Review Summary: Another killer non-mainstream album goes unheard by millions of people who have no idea what they're missing!1 of 1 thought this review was well written
To say that Spiritual Beggars was a departure from the rest of Michael Amott's work would be an understatement. For those who arent familiar with death metal, Michael Amott was a guitarist for the grindgore band Carcass, and later lead guitarist of Arch Enemy. In the past, Amott has played against some of the most brutal voices in the genre, and although many people were impressed with his considerable skill they could not handle the intensity of death metal vocals. Spiritual Beggars is the answer to this problem. They fuse Michael Amott's guitar, with the pleasant-sounding voice of Janne Christophersson, creating a unique hybrid of metal and hard rock.
The guitar work throughout this album is stunning. This is the only time I have ever heard Michael play without a rhythm guitarist, and he does an exceptional job. Although he has retained most of his death metal roots, he has also adapted his playing to mesh with the rock n roll feel of the album. His riffs are fast, melodic, and groovy and the solos are absolutely searing!” Dying Every Day" is an absolute masterpiece, with powerful hard rock riffs and a solo that flies into the stratosphere, then drags it back down for some dark earthy tones. As far as the guitar is concerned, this album is every bit as good as "Rise of the Tyrant."
The vocals of this album are definitely the most memorable part of Spiritual Beggars as a whole. If you expected Spiritual Beggars to be fronted by a growling menace such as Angela Gossow, you were wrong. Janne has a very powerful voice that manages to be deep and soulful, without being the least bit guttural (with the exception of “In My Blood”). In some places his voice is shockingly similar to that of Jimi Hendrix. The vocal work on "Through the Halls," sounds like "Angel," by Hendrix. Janne is a very talented singer, and a great choice for this genre.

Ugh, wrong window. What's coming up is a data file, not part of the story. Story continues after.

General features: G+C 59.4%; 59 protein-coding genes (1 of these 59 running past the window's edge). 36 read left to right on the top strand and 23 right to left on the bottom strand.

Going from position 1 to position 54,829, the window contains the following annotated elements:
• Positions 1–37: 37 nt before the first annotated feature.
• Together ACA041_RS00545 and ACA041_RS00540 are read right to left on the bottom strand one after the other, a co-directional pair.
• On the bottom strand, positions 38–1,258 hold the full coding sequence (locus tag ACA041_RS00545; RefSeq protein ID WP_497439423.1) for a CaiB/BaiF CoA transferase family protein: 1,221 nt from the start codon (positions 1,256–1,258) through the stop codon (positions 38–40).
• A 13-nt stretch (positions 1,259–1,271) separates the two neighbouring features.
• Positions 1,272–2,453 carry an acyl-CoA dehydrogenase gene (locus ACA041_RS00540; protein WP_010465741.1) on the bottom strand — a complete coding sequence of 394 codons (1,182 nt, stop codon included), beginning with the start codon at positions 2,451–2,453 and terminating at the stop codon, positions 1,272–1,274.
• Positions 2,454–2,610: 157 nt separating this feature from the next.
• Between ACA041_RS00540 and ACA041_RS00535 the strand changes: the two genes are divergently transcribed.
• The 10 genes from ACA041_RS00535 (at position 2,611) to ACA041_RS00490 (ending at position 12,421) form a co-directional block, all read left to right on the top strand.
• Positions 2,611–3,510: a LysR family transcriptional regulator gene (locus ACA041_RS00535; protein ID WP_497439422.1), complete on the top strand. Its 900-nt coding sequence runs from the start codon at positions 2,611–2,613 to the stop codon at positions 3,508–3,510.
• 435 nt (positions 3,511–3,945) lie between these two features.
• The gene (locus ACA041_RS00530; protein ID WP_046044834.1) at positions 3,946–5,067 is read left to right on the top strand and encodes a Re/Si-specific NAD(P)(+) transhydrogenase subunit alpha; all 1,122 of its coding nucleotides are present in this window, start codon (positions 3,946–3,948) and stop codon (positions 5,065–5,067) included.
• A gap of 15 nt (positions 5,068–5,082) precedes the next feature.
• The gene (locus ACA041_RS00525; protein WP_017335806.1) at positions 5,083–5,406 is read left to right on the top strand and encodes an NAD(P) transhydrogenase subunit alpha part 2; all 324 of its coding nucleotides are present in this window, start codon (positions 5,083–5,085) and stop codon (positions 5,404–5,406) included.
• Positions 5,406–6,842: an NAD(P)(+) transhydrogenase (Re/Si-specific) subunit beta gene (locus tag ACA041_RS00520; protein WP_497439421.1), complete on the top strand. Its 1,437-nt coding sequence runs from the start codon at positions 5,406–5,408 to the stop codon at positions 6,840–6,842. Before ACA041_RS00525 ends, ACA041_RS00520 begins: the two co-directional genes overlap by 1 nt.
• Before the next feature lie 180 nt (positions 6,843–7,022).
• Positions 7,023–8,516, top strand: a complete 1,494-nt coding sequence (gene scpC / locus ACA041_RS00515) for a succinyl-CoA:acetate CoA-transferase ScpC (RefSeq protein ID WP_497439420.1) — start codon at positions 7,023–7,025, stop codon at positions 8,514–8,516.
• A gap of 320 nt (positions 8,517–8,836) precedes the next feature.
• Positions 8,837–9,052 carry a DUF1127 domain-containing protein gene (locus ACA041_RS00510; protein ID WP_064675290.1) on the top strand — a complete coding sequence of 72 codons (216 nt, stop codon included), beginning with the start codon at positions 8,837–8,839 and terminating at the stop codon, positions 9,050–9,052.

Unfortunately, the drummer of Spiritual Beggars, Ludwig Witt, is nothing special. He can hold his own with the rest of the instruments, but he doesn’t add any sort of creativity to the album. His beats are simple, and the speeds of his rolls are nothing to be proud of. Amott’s choice for drummer seems odd, considering in both Carcass and Arch Enemy, he is backed by talented drummers.
Sharlee D'Angelo brings "Demons" to life with his bass playing. Unlike in Arch Enemy, Sharlee bass is very audible, and is a driving force behind this album. Incredibly heavy bass riffs accompany Michael's riffing throughout songs like "In My Blood," "Through the Halls" without being overshadowed by the louder instruments.
Lastly, one of the things that makes Spiritual Beggars a standout band, is the addition of the keyboards, played by Per Wiberg. As with the bass, the keyboards are not drowned out, instead the shine through adding texture and soul to the album. Outstanding keyboard work can be heard in "Dying Every Day," and "No One Heard," but if you’re looking for some great keys, listen to Spiritual Beggar's live performances.
In conclusion, Spiritual Beggars is a very talented band, and Demons is a very solid album but one thing I find extremely disheartening how unknown they are. It took me ages to even find this music, and even longer to get it. If you liked Spiritual Beggars, spread the word! Tell your friends, tell your family, and get the word out about this band!
Dying Every Day
Sleeping With One Eye Open